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Ni No Kuni is a beautiful, whimsical return to the classic RPG

By in Culture
Oliver and his familiar, Mitey, prepare for battle.
Oliver and his familiar, Mitey, prepare for battle.

Japanese animation giant Studio Ghibli has taken a page from Disney’s book and stepped into the world of video games.

The Japanese animation studio, alongside video game company Level-5, celebrated its Western release of Ni No Kuni: Wrath of the White Witch on PlayStation 3 Jan. 22.

Studio Ghibli is best known for its beautiful animation in such Hayao Miyazaki films as My Neighbor Totoro, Howl’s Moving Castle and Spirited Away. Though Miyazaki founded the studio in 1985 he was not directly involved in Ni No Kuni.

Level-5 is known for the games Dragon Quest, Dark Cloud and the Professor Layton series. Together, the two created a beautifully designed adventure role-playing game.

Like Disney and video game developer Square Enix’s release of Kingdom Hearts in 2002, Ni No Kuni is a joint venture of animation and video game giants.

Though the game action starts slow, the graphics draw you in. Almost seamlessly blended, the mixture of animation and live-action gameplay remind you of the whimsical worlds Studio Ghibli is famous for.

Oliver, the game’s main character, is a young boy growing up and causing trouble in his home town. The story begins with the sudden death of Oliver’s mother, who suffers a heart attack following a traumatic event. Distraught and alone, Oliver cries in his study and his tears awaken Drippy — a stuffed animal his mom made for him who turns out to be lord of the fairies in another dimension.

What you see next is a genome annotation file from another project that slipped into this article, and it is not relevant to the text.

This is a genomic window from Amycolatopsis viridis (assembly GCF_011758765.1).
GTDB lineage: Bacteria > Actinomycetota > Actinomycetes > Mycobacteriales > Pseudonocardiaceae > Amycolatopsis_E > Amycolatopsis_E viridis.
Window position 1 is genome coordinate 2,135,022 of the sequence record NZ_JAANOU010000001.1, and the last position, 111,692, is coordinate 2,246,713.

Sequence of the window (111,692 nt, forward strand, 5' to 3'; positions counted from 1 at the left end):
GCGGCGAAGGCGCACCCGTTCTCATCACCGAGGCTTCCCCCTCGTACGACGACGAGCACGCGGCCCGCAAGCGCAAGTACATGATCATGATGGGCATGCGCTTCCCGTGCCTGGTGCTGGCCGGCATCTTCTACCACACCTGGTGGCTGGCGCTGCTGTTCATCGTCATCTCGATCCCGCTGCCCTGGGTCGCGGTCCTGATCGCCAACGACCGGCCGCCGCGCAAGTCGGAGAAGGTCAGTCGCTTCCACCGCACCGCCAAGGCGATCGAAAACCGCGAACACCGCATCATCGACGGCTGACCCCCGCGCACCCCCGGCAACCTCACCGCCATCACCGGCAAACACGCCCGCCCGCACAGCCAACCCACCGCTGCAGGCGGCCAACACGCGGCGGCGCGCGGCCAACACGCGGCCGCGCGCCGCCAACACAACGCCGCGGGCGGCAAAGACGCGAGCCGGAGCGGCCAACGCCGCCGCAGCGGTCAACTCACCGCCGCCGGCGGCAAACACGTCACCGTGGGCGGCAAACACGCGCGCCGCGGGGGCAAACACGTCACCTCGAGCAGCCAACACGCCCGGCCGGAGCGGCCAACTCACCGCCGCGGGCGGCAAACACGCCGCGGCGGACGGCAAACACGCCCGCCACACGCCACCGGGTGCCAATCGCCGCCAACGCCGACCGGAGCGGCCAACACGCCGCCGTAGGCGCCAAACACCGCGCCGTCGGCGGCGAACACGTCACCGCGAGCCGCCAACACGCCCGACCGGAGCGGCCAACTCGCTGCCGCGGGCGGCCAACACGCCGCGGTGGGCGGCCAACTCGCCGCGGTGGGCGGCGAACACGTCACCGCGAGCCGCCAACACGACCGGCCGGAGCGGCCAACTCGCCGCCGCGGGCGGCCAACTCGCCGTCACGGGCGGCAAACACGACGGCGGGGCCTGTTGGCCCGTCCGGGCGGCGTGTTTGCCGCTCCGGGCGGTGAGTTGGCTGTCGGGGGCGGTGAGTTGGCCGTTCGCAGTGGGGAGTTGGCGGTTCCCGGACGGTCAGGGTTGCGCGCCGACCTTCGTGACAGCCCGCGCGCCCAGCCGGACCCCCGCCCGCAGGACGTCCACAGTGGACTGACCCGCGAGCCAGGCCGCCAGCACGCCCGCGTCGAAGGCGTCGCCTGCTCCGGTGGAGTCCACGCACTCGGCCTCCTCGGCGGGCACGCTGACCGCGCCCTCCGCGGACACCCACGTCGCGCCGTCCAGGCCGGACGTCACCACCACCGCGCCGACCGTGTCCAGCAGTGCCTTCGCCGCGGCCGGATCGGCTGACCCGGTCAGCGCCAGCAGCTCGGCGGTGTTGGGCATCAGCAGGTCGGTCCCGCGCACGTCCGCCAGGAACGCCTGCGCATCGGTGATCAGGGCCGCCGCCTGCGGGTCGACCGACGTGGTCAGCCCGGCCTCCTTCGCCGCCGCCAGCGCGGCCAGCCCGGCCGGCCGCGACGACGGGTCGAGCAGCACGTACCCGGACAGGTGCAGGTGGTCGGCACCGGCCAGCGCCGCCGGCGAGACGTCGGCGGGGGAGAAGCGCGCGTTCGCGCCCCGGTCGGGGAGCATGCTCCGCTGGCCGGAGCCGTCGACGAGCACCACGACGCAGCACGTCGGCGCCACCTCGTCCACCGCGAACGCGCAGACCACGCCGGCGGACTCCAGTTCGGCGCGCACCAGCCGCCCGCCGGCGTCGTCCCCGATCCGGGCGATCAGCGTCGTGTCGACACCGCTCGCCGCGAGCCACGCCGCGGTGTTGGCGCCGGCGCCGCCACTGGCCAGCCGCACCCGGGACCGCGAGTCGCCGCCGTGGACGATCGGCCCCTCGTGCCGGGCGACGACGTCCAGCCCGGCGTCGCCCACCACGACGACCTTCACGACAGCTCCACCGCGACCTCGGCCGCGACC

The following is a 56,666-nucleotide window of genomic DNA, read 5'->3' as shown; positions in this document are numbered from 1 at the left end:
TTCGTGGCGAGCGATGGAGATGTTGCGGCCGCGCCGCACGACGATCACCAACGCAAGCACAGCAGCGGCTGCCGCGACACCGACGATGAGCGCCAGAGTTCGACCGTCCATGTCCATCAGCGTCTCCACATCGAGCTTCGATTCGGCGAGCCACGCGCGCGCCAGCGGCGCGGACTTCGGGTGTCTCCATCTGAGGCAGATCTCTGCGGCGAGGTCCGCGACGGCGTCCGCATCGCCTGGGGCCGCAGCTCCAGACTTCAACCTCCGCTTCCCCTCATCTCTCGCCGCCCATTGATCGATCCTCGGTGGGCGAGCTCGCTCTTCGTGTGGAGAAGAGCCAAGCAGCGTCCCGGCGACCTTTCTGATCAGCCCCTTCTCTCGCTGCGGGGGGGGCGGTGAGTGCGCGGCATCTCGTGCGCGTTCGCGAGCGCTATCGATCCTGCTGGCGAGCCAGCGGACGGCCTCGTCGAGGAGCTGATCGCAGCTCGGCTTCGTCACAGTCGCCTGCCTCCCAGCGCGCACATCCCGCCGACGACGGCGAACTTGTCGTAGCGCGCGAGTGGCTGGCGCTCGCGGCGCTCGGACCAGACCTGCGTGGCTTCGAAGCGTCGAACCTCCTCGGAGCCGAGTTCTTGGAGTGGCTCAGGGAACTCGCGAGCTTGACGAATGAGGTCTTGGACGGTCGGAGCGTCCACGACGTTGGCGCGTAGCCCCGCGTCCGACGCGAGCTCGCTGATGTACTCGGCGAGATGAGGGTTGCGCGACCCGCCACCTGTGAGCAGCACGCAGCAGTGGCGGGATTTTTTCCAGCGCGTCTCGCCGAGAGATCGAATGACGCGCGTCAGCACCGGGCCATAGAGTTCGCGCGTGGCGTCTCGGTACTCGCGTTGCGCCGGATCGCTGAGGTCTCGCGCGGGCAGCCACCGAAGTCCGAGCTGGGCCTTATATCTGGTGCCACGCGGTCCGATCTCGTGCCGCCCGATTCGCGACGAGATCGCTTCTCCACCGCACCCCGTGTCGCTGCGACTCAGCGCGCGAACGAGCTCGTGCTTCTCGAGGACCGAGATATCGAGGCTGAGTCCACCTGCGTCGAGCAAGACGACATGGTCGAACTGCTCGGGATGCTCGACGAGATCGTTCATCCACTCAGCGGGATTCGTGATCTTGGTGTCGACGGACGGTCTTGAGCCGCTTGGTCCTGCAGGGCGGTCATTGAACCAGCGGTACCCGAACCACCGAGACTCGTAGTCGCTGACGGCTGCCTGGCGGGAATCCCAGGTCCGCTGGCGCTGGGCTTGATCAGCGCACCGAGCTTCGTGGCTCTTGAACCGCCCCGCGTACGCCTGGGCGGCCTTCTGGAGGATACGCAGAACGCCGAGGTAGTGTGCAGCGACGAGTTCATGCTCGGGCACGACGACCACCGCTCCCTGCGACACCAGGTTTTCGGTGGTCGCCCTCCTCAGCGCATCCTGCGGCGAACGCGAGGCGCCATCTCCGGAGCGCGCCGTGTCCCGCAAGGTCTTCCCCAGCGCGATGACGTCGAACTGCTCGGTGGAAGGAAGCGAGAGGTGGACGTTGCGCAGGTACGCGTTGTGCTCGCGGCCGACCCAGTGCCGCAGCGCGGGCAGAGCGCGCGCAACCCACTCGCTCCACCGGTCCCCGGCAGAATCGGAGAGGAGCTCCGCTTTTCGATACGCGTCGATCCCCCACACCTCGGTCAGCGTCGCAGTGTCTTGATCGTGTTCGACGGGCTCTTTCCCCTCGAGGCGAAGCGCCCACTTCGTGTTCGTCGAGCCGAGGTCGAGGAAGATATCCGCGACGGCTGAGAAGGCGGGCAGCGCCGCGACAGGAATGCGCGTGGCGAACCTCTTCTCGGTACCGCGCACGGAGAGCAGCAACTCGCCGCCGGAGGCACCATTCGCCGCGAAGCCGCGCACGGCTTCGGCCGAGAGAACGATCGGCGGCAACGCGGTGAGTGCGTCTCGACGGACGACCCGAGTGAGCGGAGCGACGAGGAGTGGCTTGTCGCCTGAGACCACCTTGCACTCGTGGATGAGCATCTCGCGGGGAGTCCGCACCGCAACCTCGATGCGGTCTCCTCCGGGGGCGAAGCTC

Drippy enlists Oliver’s help to fight a powerful force in a world that mirrors Oliver’s own, promising in return to revive Oliver’s mother. They retrieve a spell book from Oliver’s fireplace and Oliver quickly progresses as a magician.

What’s nice about Ni No Kuni is that the spells Oliver learns aren’t just meant for battle. The spells are also used to complete trials, travel between worlds, interact with the environment and unlock treasures. Also, as you become more powerful, weaker enemies will run away rather than engaging in battle with you. This is nice because it allows the player to avoid tedious battles.

The game is meant for all ages, which at some points is an annoyance to more experienced gamers. For instance, being told to press X at several obvious points in the game or shown how to walk becomes a bit tedious. I held on because the previews showed promise and as a fan of Studio Ghibli and Miyazaki’s brand of storytelling, I hoped to be impressed.

Ni No Kuni picks up after the first five hours of gameplay, with increasingly difficult boss battles. The fighting style is a mix of Kingdom Hearts and the Pokémon games. Not only can you battle as your protagonist— Oliver and secondary characters Esther and Swaine— but also with their “familiars.”

Familiars are similar to Pokémon in that they evolve throughout the game and you collect them along the way. Feeding your familiars treats will help them gain stats, and each familiar has a favourite snack. If you figure out which snack it is, feeding it to your familiar will increase stats faster and help your character bond with its pet.

Like Kingdom Hearts, your party gains health and mana from bubbles dropped by enemies or thrown at the party from Drippy on the sidelines. The fighting style of Ni No Kuni is a mixture of attacks, item use, and spells. The player can only control one character at a time but all of the characters and familiars are available to swap in and out during battle. The fighting style is live action and in normal difficulty, can at times be challenging.

Ni No Kuni is charming but lacks any real challenge in its initial stages. The plot isn’t altogether original but the amazing graphics and standard RPG gameplay are enough to capture the attention of any nostalgic anime or RPG fan. Although I wasn’t blown away, I’ll go as far as to say it’s the best RPG I’ve played since Final Fantasy X.

7/10 big-fat thumbs up.


Image: Supplied

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